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Machine Embroidery – Science or Art

One of the most frustrating things I’ve found about getting started in machine embroidery is the lack of definitive knowledge and instructions on the Internet.  Sure, there are sites where people give anecdotal stories about how they did this or how they did that, but no one seems to really be an expert that can explain WHY this works and that doesn’t, or WHAT you should do to fix this problem or that.

Stabilizer is a perfect example.  The more I read about it on the Internet, the less scientific it seems and the more it becomes an art.  There are so many different thicknesses of stabilizer to start with.  Some are intended to be hooped with the fabric.  Others are intended to be ironed on and then hooped.  Others are hooped by themselves and are sticky so the fabric is just stuck down while being embroidered.  There are special heat-dissolving, water-dissolving, tear-away, cut-away…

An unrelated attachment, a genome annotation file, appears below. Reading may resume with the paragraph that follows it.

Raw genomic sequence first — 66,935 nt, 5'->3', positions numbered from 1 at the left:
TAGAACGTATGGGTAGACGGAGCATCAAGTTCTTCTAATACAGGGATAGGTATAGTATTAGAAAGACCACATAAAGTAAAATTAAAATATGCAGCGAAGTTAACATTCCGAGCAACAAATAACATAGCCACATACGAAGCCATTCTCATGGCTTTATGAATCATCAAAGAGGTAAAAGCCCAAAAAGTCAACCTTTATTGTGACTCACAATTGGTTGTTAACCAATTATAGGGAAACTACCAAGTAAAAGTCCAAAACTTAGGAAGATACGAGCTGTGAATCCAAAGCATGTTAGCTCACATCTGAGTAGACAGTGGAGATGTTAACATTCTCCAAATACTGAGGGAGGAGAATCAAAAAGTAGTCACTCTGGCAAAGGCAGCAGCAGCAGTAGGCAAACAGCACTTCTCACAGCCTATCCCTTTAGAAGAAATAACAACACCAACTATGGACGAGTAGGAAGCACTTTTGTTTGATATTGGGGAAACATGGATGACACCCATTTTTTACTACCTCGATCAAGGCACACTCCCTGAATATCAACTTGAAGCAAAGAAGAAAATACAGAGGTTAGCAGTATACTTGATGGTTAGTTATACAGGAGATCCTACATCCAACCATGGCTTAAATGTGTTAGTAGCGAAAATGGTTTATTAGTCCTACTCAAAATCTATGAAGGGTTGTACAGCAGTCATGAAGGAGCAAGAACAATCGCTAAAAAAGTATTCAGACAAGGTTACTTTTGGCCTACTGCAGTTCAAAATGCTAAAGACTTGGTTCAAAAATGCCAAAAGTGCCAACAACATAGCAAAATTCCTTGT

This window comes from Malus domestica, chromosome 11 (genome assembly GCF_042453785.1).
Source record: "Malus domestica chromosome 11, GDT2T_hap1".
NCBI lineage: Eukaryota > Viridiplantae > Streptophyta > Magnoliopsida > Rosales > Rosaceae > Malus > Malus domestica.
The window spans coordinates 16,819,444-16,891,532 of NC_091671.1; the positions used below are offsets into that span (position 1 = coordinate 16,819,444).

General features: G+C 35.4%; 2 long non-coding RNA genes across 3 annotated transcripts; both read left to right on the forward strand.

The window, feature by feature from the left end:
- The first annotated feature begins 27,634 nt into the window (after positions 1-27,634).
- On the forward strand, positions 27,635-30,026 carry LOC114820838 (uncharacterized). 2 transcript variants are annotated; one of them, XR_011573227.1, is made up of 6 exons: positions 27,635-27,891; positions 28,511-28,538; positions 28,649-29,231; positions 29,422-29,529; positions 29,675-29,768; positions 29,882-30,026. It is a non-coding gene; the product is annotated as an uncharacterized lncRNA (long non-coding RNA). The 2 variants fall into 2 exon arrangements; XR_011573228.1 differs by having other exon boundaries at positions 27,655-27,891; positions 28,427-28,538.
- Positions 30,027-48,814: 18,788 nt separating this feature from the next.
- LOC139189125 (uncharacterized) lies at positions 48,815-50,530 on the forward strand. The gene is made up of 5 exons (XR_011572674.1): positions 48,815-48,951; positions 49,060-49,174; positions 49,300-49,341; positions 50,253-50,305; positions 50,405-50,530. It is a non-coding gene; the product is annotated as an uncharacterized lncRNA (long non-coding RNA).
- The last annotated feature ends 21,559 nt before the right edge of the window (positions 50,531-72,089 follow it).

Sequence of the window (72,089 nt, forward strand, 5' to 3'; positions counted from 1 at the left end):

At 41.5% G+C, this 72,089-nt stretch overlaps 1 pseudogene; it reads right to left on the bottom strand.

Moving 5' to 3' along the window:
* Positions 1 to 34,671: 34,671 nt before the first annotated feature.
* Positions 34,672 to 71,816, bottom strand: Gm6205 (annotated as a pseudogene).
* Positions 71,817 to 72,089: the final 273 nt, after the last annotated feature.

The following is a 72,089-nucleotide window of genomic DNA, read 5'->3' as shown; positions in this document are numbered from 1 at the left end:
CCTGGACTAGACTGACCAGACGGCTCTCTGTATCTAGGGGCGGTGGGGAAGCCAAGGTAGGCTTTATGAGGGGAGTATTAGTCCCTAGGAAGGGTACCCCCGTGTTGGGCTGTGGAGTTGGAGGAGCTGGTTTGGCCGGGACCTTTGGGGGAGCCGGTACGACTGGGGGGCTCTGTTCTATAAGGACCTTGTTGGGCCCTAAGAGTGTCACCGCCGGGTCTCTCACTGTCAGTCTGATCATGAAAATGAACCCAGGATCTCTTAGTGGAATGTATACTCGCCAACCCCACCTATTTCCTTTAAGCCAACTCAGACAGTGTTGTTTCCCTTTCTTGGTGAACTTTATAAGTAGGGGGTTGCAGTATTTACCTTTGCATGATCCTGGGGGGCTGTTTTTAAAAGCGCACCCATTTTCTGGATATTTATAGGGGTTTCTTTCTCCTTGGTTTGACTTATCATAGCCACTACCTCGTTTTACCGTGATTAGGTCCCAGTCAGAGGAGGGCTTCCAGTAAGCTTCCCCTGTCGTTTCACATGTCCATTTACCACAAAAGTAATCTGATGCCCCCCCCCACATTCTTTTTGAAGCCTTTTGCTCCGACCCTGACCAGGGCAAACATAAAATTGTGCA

So you combine all these different stabilizers with different types of fabric, and throw in 30-40 different people, and what you end up with is this: everyone does it their own way, partially based on what they were told to do, and partially based on what they’ve experienced.

So what’s a new person to do?  There’s no guidebook that says, “with pattern V, machine X, fabric Y, and thread Z, use this many layers of this stabilizer, hooped together.”  Instead you think about what you’ve done successfully in the past and go from there.  You experiment a lot with spare fabric, including your own clothes.  You keep trying different things until something works, and celebrate when it does!

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